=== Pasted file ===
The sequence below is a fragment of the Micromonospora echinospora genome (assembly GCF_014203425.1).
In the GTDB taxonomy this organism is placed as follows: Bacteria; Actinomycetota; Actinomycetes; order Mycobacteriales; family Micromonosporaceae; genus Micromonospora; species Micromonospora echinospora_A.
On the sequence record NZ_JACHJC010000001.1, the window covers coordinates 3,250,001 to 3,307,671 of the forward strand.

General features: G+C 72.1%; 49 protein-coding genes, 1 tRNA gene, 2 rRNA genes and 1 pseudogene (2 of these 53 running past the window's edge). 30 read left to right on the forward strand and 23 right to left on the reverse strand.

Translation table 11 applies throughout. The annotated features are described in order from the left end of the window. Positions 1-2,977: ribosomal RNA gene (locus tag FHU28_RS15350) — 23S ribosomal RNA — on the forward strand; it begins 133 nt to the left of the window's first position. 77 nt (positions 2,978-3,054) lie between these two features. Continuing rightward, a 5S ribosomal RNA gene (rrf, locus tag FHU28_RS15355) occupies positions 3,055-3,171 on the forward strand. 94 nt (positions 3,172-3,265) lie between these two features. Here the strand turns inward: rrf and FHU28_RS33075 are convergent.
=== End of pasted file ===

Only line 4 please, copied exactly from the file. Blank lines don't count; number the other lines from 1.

General features: G+C 72.1%; 49 protein-coding genes, 1 tRNA gene, 2 rRNA genes and 1 pseudogene (2 of these 53 running past the window's edge). 30 read left to right on the forward strand and 23 right to left on the reverse strand.